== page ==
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I interpret it to favor the W3C specifications
even if they are works in progress over other
standards organization works even if these are
complete. That eliminates competitors if there
is a W3C candidate.
So we aren't to compare the relative merits of
each but take the W3C uber alles. That's bad
policy. It does let the Project Management
have the last say, and that is pretty much
what policy has always been. It does enable
justifications such as the wall-to-wall use
of one vendor's technology predisposing some
parts to be proprietary. Lots of wiggle room
They do need to clarify and they do need to
understand that some technologies will have
better alternatives for some cases. RELAXNG
is probably the star case for that.
From: Rick Jelliffe [mailto:firstname.lastname@example.org]
> Take a look at the Draft Federal Standard for
> XML Developers. Note that it prefers W3C specs
> over works from other organizations even if the
> W3C specs are works in progress. So in a policy
> document, the sort of thing Gosling mentions is
> indeed happening.
How do you get that? In
it merely says that full standards must be used, and where there
is competition, favour a W3C Recommendation. If there is a
W3C Proposed Recommendation, you may decide to favour
that if you commit to upgrading when the Rec comes out.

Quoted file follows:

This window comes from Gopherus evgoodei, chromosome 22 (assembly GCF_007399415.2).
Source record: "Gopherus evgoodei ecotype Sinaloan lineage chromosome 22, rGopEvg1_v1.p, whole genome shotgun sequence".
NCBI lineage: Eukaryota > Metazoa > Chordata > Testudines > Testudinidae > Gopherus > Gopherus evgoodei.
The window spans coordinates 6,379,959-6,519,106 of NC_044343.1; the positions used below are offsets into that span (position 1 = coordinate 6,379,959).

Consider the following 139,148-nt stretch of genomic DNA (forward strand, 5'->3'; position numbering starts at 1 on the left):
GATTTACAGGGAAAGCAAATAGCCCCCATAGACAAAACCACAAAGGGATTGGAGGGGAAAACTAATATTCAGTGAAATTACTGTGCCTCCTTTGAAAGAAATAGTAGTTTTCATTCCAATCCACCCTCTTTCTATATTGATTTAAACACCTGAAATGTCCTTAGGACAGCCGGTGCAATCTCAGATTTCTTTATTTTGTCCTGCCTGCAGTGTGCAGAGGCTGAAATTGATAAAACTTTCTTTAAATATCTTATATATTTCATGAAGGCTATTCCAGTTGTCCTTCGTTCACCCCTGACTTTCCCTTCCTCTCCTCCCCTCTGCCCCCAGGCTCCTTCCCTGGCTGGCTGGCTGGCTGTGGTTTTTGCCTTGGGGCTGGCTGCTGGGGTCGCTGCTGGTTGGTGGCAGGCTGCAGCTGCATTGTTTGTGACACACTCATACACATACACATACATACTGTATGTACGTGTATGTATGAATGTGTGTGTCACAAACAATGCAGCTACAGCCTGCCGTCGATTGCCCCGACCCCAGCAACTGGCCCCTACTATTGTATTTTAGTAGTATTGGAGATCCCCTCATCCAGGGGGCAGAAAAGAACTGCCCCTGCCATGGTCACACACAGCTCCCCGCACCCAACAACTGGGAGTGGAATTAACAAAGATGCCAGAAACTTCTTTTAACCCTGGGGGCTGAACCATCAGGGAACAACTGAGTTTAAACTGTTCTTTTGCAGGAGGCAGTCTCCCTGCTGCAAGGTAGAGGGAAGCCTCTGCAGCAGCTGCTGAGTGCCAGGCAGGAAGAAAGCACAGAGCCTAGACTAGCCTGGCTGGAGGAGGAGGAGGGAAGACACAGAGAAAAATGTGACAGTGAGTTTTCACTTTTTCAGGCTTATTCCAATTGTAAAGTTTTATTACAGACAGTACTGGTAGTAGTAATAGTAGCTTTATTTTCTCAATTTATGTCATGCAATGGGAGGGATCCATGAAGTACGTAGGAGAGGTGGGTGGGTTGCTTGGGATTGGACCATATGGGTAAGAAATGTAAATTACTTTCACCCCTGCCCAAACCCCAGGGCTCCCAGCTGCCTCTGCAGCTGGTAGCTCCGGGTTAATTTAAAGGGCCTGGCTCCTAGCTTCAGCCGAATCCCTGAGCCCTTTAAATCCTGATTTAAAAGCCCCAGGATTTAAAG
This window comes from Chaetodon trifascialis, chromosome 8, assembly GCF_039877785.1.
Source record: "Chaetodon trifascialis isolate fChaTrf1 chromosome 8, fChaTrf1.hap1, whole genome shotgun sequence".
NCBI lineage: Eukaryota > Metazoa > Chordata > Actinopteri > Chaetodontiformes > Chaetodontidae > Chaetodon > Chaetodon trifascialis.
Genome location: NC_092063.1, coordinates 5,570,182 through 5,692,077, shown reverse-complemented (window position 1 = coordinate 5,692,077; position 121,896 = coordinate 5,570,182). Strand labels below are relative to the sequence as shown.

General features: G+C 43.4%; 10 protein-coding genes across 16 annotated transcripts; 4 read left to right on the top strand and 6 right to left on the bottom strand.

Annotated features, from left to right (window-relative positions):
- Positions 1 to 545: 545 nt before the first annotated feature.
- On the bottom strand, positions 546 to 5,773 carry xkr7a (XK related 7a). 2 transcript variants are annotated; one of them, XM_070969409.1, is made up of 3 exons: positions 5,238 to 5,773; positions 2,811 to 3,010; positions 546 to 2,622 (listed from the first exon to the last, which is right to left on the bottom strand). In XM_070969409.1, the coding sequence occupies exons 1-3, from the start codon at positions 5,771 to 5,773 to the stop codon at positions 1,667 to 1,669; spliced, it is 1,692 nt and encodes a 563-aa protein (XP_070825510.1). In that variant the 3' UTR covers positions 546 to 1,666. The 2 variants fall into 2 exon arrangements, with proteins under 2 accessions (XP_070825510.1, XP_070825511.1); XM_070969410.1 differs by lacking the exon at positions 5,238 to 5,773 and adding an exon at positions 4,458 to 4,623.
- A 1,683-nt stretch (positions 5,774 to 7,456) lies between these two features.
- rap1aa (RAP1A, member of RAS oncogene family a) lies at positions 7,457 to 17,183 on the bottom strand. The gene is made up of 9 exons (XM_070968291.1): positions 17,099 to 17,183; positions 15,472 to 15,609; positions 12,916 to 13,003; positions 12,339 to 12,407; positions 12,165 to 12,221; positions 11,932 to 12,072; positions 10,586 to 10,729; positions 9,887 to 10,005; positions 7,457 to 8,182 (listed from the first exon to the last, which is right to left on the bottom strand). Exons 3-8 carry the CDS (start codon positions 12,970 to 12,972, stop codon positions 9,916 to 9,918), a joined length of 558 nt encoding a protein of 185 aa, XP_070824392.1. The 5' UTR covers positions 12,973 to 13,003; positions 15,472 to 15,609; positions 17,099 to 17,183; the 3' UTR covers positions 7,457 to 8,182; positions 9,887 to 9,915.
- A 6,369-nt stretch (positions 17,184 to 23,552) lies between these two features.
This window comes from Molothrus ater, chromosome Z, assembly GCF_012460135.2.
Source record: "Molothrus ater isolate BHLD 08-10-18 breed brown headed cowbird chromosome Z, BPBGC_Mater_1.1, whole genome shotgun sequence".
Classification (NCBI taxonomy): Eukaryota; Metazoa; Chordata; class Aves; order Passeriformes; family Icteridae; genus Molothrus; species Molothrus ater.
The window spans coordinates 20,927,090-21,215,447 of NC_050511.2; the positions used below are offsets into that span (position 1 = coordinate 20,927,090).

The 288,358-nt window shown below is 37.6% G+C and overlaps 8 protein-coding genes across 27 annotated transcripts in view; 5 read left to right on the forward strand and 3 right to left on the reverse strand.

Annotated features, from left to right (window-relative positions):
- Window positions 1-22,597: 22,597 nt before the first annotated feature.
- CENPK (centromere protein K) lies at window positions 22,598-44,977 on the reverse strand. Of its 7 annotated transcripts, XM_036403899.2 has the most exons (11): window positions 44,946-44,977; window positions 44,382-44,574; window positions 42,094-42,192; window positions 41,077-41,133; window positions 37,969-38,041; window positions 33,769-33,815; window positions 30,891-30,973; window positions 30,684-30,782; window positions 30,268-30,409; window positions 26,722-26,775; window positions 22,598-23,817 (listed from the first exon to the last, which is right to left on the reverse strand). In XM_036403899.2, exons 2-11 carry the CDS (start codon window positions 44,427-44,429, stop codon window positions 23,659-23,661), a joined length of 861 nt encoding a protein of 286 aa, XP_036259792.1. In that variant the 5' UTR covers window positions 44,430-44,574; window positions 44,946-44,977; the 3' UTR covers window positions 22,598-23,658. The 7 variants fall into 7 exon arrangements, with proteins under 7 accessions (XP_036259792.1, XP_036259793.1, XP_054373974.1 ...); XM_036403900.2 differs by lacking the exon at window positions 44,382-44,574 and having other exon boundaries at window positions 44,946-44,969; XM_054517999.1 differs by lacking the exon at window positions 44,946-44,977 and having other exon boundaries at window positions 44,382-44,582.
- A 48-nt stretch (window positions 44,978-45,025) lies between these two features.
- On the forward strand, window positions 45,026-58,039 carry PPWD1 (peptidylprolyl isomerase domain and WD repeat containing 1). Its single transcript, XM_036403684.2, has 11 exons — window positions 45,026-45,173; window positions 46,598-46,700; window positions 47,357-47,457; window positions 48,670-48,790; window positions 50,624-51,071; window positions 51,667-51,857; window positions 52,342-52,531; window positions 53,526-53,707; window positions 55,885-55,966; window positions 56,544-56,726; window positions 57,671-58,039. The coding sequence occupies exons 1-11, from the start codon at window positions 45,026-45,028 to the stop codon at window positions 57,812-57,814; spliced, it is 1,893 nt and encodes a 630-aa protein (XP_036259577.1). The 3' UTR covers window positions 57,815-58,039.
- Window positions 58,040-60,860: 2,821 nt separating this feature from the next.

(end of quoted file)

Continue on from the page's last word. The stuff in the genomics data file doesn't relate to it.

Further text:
"Ensure" is a funny word to use, and may have some American public
service meaning, I suppose, but on the face of it, if there is no WXS REC
in sight, you should fallback to another standard, and if there are
no standards, you are then (naturally) in the province of proprietary or
custom applications. They need to clarify.
It also specifically mentions and allows ISO, ebXML and OASIS standards.
Indeed, if there is an ISO or OASIS standard and a proprietary
technology, people must choose the standard.
Then it goes on to say "use XML Schemas" (unless you are continuing
with SGML-ish DTD projects). This specifically shuts the door
on using DTDs and RELAX NG for being the published structure definition
languages for public schemas.
It seems that Schematron (assuming it is accepted as an ISO standard)
would fit in OK if used to augment a primary WXS schema. The mention
of annotations suggests that embedded Schematron is OK too. In particular,
it would not be a "proprietary extension" and could not be used to "define
structures": instead it is providing (executable) documentation on things like
links to external vocabularies and co-occurrence constraints, which are
out-of-scope for WXS.